NPR Exclusive Report: Stockholm Lab First to Try to Edit DNA of Healthy Human Embryos In an exclusive report, NPR science correspondent Rob Stein details his visit inside the laboratory where the experiments to genetically modify human embryos are being performed.
NPR logo NPR Exclusive Report: Stockholm Lab First to Try to Edit DNA of Healthy Human Embryos

NPR Exclusive Report: Stockholm Lab First to Try to Edit DNA of Healthy Human Embryos

Fredrik Lanner of the Karolinska Institute in Stockholm and his student, Alvaro Plaza Reyes, fill a bucket with liquid nitrogen so they can transfer early human embryos to their lab for experiments aimed at creating genetically modified healthy human embryos. Rob Stein/NPR hide caption

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Rob Stein/NPR

Fredrik Lanner of the Karolinska Institute in Stockholm and his student, Alvaro Plaza Reyes, fill a bucket with liquid nitrogen so they can transfer early human embryos to their lab for experiments aimed at creating genetically modified healthy human embryos.

Rob Stein/NPR

Fredrik Lanner of the Karolinska Institute in Stockholm and his student, Alvaro Plaza Reyes, examine a magnified image of an human embryo they used to attempt to create genetically modified healthy human embryos. Rob Stein/NPR hide caption

toggle caption
Rob Stein/NPR

Fredrik Lanner of the Karolinska Institute in Stockholm and his student, Alvaro Plaza Reyes, examine a magnified image of an human embryo they used to attempt to create genetically modified healthy human embryos.

Rob Stein/NPR

NPR is reporting today that a biologist in Sweden has become the first scientist ever to try to alter the DNA in healthy human embryos.

Sept. 22, 2016; Washington, D.C. – In an exclusive report, award-winning health and science correspondent Rob Stein details his visit inside the Stockholm laboratory where the experiments to genetically modify human embryos are being performed.

There, the genetic code of embryos is being changed with new genetic engineering techniques. The embryos are allowed to begin development in a laboratory dish for at least a few days. Researchers are assessing what impact this so-called "gene-editing" is having on the earliest stages of human development.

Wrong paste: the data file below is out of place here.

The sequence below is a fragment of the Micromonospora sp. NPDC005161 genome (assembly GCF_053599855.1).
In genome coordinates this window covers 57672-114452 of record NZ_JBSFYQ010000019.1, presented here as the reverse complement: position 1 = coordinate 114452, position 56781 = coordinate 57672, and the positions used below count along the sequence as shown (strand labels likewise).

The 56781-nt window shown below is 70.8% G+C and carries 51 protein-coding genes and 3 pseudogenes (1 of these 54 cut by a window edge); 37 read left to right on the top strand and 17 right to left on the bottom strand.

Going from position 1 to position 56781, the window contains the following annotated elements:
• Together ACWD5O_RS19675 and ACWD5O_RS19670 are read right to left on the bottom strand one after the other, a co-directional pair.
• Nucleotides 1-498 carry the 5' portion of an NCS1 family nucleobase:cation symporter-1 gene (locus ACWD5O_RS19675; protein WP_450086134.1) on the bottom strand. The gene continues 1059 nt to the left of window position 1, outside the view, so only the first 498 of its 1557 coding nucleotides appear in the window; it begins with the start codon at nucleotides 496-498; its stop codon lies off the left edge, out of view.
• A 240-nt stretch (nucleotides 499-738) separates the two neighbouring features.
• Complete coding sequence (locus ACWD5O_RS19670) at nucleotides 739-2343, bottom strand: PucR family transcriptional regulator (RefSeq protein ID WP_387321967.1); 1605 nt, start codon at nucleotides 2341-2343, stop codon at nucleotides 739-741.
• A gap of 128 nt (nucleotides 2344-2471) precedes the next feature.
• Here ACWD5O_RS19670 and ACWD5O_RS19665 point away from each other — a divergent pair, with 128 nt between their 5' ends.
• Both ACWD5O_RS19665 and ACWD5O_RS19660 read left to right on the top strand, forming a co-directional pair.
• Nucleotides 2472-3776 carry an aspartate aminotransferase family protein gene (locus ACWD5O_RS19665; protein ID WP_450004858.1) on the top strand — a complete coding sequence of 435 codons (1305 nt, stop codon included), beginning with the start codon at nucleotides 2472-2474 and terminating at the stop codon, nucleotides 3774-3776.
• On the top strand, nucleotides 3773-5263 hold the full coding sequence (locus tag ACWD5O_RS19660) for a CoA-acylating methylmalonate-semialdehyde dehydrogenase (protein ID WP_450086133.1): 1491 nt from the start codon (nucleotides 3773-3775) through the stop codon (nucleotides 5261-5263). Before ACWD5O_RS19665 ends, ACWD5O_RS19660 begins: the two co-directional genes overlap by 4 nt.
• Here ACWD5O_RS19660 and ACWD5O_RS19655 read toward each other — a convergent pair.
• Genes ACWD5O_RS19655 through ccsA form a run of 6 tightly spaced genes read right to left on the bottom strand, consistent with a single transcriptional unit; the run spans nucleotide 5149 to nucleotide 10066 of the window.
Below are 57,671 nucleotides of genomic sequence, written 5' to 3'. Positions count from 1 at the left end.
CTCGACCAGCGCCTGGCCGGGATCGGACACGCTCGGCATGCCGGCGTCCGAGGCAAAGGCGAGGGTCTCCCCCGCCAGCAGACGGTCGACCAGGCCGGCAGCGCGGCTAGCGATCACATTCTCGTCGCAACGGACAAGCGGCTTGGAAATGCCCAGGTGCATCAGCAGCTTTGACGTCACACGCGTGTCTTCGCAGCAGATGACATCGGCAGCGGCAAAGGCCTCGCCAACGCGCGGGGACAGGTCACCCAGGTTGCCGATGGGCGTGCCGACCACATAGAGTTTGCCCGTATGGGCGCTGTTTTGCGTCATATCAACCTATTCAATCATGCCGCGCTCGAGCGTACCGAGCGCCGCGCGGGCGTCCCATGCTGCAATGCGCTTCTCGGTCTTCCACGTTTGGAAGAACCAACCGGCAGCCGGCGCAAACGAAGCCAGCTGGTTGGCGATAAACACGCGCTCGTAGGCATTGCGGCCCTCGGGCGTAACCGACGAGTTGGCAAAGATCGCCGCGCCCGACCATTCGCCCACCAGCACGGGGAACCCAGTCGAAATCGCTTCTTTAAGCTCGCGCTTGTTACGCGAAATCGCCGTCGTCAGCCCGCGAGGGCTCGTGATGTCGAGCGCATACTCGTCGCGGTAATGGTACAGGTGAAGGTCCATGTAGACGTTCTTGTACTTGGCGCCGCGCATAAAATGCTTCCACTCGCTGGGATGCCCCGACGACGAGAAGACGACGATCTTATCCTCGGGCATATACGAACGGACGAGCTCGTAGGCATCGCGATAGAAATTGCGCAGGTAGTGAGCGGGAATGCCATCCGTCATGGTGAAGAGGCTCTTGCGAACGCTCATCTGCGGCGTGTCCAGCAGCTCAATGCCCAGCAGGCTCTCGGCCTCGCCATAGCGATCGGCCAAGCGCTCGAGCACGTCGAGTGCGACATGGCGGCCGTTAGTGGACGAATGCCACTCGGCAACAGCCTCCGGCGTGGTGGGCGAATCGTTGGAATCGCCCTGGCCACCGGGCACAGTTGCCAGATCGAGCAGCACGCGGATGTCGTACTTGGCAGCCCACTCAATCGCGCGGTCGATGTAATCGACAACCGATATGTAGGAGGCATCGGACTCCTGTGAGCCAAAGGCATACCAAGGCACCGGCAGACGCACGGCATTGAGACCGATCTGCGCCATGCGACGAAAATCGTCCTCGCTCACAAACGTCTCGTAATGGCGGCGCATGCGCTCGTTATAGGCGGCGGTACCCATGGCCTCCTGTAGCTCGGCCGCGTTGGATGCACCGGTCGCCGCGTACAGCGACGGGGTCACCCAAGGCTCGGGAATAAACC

The initial experiments will not allow the embryos to develop beyond seven days, and as Stein reports, there are no plans to use them to start pregnancies. The research is aimed at gaining insights into basic human embryonic development in to the hopes of finding new ways to treat infertility, and to help scientists development embryonic stem cells into treatments for many diseases.

Someday, if the experiments and similar research succeeds, genetically modified embryos could be implanted into a woman's uterus and allowed to develop normally. Some scientists hope that this method might someday be used to prevent diseases.

But editing the DNA in human embryos is extremely controversial and the subject of an intense international debate. The technique raises fears it could someday be used to allow parents to choose traits like skin, hair or eye color — or a range of other abilities, including strength or intellect.

As one critic tells Stein: "If we're going to be producing genetically modified babies, we are all too likely to find ourselves in a world where those babies are perceived to be biologically superior. And then we're in a world of genetic haves- and have-nots. That could lead to all sorts of social disasters."

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